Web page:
!This post contains spoilers!
The Hunger Games, Catching Fire, and Mockinjay by Suzanne Collins is an interesting trilogy set in a futuristic sort-of-post-apocalyptic North America called Panem. The story revolves around a teenage female protagonist named Katniss Everdeen, a hardened hooligan of District 12 who is no stranger to breaking the rules in order to survive. The story is largely driven by milieu. The Capitol and the twelve surrounding districts are balanced on a very unstable status quo in which the tyrannical Capitol subjugates each of the districts into producing various resources to fuel their extravagances while most people in the districts struggle to survive from day to day. The Capitol uses an institutional “sporting” event called The Hunger Games to keep the districts in fear and remind them how pitiful they are compared to the mighty capitol. Each year teenagers from each district are entered into a raffle and two tributes are selected from each district to battle to the death in the Hunger Games, the last person standing returns to their District as a hero and lives a life of luxury.
In The Hunger Games Katniss Everdeen gains the attention of the Capitol when she volunteers to be a tribute in place of her innocent cardboard sister, Prim. Her fellow tribute from 12, Peeta Mellark is harboring some latent romantic feelings which despite being confusing and odd from the perspective of Katniss, are very helpful to them in winning popular support during The Games. The first book is recounts the entire 74th Hunger Games in detail. Suzanne Collins does a fantastic job at introducing the setting and situation of Panem without info-dumping all over the page. The conflict was introduced at a quick, but manageable, pace and when the Games actually begins Collins pacing really shines as we live the action in an intense and painful way. The ending was surprising and I enjoyed it greatly. The only overall complaint I had with the book was with Peeta. Multiple times early in the novel Peeta’s physical skills are foreshadowed as “more than they appear” and yet we never see Peeta do anything physically impressive, I found this broken promise annoying because Katniss always had to haul his butt out of the fire. The redeeming qualities of Peeta and his overall goodness and nobility are also emphasized, and Collins presents them better, but half of them are still off screen (the whole trilogy is told from the first person perspective of Katniss) so we hear about him being a really good guy, but most the time when he is actually around he is a lovesick cripple.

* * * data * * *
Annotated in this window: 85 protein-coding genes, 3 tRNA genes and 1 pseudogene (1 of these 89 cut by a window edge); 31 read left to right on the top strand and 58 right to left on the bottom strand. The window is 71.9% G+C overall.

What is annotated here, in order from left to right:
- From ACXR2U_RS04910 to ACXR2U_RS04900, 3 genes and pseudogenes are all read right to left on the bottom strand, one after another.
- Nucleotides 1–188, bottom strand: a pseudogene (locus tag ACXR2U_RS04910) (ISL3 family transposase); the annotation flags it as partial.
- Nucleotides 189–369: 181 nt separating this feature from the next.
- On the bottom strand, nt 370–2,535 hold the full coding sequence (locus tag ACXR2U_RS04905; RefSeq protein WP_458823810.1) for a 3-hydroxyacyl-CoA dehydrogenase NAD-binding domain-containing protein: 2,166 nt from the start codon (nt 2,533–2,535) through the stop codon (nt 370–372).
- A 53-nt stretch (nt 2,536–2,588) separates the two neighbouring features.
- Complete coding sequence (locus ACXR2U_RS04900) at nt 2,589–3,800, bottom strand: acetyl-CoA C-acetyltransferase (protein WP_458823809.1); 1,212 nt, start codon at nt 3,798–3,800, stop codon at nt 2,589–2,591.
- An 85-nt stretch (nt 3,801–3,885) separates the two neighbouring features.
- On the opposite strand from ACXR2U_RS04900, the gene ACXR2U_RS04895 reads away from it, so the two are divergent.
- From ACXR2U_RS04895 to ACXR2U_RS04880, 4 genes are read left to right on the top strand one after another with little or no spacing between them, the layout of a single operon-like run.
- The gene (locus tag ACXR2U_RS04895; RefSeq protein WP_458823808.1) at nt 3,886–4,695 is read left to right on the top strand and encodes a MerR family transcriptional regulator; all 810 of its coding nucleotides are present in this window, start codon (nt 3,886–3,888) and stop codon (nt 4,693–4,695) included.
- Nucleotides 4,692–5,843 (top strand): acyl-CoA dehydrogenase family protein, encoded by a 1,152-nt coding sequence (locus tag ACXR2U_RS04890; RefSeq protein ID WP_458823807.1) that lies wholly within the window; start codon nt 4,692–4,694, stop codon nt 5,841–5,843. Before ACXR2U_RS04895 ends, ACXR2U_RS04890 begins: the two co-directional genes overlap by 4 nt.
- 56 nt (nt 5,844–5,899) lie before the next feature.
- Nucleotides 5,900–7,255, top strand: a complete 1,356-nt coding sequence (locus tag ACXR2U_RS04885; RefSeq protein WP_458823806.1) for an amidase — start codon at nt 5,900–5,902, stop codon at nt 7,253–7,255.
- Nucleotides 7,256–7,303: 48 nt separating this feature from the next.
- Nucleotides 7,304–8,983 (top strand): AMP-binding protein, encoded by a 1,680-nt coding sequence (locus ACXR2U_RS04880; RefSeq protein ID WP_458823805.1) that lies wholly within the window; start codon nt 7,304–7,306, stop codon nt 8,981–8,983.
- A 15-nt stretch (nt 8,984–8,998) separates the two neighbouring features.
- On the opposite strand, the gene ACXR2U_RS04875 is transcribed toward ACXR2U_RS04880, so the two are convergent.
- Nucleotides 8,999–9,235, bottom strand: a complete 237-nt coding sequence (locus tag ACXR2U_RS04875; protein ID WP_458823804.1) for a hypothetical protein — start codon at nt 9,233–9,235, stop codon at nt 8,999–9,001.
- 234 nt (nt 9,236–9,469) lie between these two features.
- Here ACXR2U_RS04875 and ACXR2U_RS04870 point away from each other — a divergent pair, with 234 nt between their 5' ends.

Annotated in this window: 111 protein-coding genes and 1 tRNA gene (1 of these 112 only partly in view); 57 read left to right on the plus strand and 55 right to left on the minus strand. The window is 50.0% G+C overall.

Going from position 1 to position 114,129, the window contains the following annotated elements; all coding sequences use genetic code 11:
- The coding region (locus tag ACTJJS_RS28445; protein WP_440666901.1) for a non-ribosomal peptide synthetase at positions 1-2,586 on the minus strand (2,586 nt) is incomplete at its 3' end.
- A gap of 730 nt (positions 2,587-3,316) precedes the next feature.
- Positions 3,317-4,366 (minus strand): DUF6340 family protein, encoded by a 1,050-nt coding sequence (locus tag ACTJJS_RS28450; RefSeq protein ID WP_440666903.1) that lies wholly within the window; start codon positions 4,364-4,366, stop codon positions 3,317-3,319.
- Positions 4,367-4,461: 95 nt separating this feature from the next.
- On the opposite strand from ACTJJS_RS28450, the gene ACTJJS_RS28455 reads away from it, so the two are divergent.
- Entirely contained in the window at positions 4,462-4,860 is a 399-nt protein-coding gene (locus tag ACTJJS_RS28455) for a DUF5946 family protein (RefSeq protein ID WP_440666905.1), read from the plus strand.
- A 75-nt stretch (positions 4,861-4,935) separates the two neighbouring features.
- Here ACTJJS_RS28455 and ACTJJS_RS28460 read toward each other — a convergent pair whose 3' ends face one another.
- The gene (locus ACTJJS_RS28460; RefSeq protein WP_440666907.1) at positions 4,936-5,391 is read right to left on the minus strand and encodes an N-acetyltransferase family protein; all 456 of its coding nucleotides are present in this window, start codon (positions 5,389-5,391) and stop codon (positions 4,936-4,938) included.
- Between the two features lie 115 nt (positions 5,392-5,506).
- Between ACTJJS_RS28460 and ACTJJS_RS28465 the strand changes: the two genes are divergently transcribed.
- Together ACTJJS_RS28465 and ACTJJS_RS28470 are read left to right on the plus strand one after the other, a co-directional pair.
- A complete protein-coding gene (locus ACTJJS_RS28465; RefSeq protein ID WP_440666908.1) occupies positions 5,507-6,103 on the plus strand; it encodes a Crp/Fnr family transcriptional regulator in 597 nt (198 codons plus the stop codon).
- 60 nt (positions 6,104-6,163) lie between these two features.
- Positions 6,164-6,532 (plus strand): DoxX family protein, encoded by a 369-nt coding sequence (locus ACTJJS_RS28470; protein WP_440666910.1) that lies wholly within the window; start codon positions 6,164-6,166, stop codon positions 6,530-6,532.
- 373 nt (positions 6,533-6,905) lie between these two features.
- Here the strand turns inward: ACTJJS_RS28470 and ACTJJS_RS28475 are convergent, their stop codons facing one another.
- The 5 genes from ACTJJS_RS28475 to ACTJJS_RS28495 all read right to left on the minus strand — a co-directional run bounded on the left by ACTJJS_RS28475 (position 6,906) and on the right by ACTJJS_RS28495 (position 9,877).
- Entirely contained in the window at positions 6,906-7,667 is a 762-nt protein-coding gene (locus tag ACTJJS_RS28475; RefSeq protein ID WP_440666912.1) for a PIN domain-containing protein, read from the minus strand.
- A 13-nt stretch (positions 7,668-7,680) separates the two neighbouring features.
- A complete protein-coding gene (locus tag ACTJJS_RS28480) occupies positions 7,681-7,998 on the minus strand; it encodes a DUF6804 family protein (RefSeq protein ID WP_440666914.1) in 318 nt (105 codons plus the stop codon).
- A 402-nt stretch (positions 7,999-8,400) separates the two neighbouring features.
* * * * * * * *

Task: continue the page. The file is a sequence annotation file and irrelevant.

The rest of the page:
Catching Fire continues the trilogy as Peeta and Katniss find themselves at odds after Katniss makes a series of major communication errors at the end of The Hunger Games. In addition, their swashbuckling defiance of the Capitol’s dominance has apparently incited rebellion in the Districts and President Snow blackmails/extorts/coerces Katniss into trying to twist the public image in the President’s favor. After failing to do so Peeta, Katniss, and Haymitch are thrown into the 75th Hunger Games in which all the competitors are previous victors from their districts. This Hunger Games felt much different from the first one and when the surprise twist was revealed at the end of the book I wasn’t at all surprised. I didn’t know what was going on, but it was painfully obvious that this Hunger Games had more going on behind the scenes then Katniss was aware of.
Mockingjay continues and closes the trilogy as Katniss struggles with a rather convoluted love triangle and comes to terms with being the plaything of the political powers that be. The districts are in open rebellion and the status quo is blown to heck as Katniss & C0. try to ride out the storm and figure out what to do about it. Mockingjay was the hardest novel for me to get interested in because I was getting bored with the characters. There was this fantastic advanced technology war going on and we were still stuck in the head of a teenager who is becoming more and more psychologically screwed as the story continues. By time she finally got involved with the war I was pretty bored and just looking to see the story resolve. The surprise-random-deaths at the end of the book felt pretty stupid to me and at that point I was beyond caring about the resolution of most of the characters. When the romantic conflict was resolved at the end I was fairly satisfied with it, but overall it bothered me that all we were left with was these two invalids living in a house in the middle of nowhere with the whole world gone to heck and they just don’t seem to care. If I can’t care about the characters (or the characters don’t care) I cease to care about the story.
For that reason I think the first book was clearly the best of the trilogy. Katniss makes a heroic decision to save her sister and against all odds is able to survive a truly traumatic and insane event that she didn’t even want to experience in the first place. After that conflict was resolved everything else in the series felt sort of pitiful by comparison. Which shouldn’t happen when the books are about a revolution. Overall I liked the series, I just came away liking it less at the end then I did after the first book.